John Howland

      Comments Off on John Howland

This year marks the 400th anniversary of one of America’s most famous founding stories.

Between September 16 and November 9, 1620, the Mayflower completed a perilous 66-day voyage from Plymouth, England to the shores of Cape Cod.  Along the way the small vessel and its 102 crew members and passengers battled violent North Atlantic storms.    

On one occasion a 29-year-old Pilgrim named John Howland, who happened to be standing on the deck, was blasted by a towering cold wave.  He vanished over the side.

Realistically, there was no hope for the young man.  But Howland’s hand somehow found a rope that was trailing behind the ship.

No one could have known it at the time, but Presidents Day was riding on John Howland’s ability to hold on to that rope.  So was the future of American literature, a major religious movement, several dozen Hollywood actors, Saturday Night Live, and one of the world’s most popular Christmas carols. 

Sailors, working frantically against wind and waves, hauled Howland within a few yards of the Mayflower, where they snagged him with a boat hook and pulled him aboard.

A passenger later reported, with an archaic turn of phrase: “Though he was something ill with it, he lived many years after.”

That he did.  Elizabeth Tilley, a 12-year-old girl standing on the deck when Howland was rescued, ultimately became his wife.  They had ten children and 82 grandchildren.  After that, their family tree grew some very interesting branches.

Among the descendants of Jack and Elizabeth Howland are three U.S. Presidents – Franklin Delano Roosevelt, George H.W. Bush, and George W. Bush; two first ladies – Edith Roosevelt (Teddy’s wife) and Barbara Bush; and a Vice-Presidential candidate – Sarah Palin.

The Howland Tree also includes the two most important early figures of the Church of Jesus Christ of Latter Day Saints (Mormons): founder Joseph Smith and his successor Brigham Young.

Ralph Waldo Emerson, Henry Wadsworth Longfellow, and Orson Scott Card (author of the Enders Game series) would never have arrived on the American literary scene if John Howland had not been rescued.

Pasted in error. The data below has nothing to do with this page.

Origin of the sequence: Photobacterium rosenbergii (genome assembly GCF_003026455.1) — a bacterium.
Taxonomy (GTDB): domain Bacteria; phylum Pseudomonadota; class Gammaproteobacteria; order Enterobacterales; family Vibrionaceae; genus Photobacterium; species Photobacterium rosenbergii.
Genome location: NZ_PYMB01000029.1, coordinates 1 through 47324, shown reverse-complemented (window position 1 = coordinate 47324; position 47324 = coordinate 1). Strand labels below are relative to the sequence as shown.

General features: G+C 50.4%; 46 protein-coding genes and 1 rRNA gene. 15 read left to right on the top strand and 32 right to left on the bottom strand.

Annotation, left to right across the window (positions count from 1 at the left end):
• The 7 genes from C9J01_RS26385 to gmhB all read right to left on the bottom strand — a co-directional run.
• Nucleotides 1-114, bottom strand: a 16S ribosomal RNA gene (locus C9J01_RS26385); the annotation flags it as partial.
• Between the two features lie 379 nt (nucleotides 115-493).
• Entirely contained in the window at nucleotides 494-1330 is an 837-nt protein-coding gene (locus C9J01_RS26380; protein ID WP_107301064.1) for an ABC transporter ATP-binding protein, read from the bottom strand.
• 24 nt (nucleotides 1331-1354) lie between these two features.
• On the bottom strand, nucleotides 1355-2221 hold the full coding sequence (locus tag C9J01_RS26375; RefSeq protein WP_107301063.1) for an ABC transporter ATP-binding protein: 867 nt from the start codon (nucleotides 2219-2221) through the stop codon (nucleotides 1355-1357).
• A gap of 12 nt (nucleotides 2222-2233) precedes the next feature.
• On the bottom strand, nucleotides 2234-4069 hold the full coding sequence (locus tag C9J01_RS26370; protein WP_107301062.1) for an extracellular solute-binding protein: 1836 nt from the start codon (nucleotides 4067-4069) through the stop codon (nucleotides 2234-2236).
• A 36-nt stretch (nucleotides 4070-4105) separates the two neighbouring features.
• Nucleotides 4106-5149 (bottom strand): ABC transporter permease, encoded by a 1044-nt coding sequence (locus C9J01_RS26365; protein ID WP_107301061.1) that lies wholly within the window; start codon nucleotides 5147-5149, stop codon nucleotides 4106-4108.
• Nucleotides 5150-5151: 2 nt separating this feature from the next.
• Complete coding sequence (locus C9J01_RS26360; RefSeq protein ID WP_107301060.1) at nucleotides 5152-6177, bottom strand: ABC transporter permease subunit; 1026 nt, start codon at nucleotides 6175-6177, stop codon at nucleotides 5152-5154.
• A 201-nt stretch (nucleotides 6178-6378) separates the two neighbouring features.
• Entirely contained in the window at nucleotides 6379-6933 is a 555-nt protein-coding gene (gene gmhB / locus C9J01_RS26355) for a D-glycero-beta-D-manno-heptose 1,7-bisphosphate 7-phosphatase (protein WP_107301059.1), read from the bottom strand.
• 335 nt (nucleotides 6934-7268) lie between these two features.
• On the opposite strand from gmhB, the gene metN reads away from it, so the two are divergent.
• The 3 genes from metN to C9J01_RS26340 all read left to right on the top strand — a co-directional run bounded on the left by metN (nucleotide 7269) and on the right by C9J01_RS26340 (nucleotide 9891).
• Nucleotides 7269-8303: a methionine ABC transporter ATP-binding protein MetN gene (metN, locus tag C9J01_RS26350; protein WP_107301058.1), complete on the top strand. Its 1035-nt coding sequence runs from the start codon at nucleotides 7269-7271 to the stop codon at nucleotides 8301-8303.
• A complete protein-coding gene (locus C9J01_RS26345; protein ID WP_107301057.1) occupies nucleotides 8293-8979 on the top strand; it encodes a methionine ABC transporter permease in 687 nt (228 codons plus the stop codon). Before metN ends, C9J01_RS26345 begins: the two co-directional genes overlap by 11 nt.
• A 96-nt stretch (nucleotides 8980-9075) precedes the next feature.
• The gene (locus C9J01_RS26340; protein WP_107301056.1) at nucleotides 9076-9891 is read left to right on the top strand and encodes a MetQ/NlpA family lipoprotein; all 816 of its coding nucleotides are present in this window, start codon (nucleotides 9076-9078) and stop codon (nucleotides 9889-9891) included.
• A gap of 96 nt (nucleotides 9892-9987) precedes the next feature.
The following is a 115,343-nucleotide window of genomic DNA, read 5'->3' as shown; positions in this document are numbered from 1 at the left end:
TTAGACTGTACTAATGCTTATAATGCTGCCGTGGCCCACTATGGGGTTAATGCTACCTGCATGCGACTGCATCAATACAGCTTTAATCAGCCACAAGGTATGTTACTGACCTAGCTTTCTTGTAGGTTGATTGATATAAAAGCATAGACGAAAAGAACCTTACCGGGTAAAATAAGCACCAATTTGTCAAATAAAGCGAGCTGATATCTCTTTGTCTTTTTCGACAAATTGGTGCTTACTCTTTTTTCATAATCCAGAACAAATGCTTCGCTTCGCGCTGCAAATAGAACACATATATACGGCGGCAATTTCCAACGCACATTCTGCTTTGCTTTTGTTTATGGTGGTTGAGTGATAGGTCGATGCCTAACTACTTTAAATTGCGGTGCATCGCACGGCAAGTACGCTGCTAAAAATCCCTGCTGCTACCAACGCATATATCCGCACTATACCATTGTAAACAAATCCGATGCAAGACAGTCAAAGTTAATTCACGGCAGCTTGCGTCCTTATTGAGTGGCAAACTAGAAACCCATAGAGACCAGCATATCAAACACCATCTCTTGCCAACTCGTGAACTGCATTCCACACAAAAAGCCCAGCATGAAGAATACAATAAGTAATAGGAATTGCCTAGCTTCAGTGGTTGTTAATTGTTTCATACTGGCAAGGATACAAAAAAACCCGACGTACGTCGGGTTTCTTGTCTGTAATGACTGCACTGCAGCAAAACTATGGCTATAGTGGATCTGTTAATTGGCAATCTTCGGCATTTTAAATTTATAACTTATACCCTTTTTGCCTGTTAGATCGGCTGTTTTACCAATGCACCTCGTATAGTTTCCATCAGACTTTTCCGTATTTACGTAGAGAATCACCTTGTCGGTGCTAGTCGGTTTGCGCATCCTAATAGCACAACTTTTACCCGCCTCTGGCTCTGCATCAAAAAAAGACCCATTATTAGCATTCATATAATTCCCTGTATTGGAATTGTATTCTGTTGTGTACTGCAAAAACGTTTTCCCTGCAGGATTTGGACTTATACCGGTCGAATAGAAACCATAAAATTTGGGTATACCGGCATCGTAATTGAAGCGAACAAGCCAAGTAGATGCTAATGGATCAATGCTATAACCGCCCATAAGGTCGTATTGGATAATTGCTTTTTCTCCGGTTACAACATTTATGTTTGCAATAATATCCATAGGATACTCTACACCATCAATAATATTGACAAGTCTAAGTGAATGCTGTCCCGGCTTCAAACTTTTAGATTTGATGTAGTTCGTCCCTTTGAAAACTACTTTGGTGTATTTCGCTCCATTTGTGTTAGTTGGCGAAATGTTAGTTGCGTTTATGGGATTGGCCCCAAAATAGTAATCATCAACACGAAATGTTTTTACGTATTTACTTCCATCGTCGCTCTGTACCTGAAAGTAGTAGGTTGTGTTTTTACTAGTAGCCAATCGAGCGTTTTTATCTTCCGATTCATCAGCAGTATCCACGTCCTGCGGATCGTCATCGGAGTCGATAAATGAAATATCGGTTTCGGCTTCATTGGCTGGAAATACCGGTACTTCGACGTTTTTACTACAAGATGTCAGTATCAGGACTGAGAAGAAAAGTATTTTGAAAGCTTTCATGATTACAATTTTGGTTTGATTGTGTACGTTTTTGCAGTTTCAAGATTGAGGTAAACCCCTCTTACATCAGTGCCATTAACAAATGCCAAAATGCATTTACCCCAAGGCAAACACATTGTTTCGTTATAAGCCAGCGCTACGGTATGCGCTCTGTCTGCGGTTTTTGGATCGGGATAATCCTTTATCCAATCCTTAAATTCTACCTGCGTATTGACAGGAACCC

Nor would the world have ever sung O Little Town of Bethlehem, penned by Episcopal Bishop and Howland descendant Philips Brooks. 

Dr. Benjamin Spock would not have arrived to provide his “commonsense baby care” to the parents of millions of Baby Boomers. 

For that matter, Humphrey Bogart, Alec Baldwin (who plays Donald Trump on SNL), Jordana Brewster (The Fast and the Furious), Anthony Perkins (the psycho in Psycho), Christopher Lloyd (Doc Brown from the Back to the Future trilogy), Ted Danson (Cheers) and Chevy Chase would never have appeared on stage and screen. 

A few years ago I had the privilege of officiating at the wedding of my niece Libby, who married Dr. David Pike, one of John Howland’s descendants.   They now have three children of their own.

A lot was riding on John Howland’s ability to hold on to that rope. 

This has been just the kind of year in which it may feel as if you’re barely keeping your head above water, clinging to any lifeline in sight. 

Don’t quit now.  “I press on toward the goal for the prize of the upward call of God in Christ Jesus.” (Philippians 3:14)

God’s future is populated by more people than we can dare to imagine who are counting on us to hang on.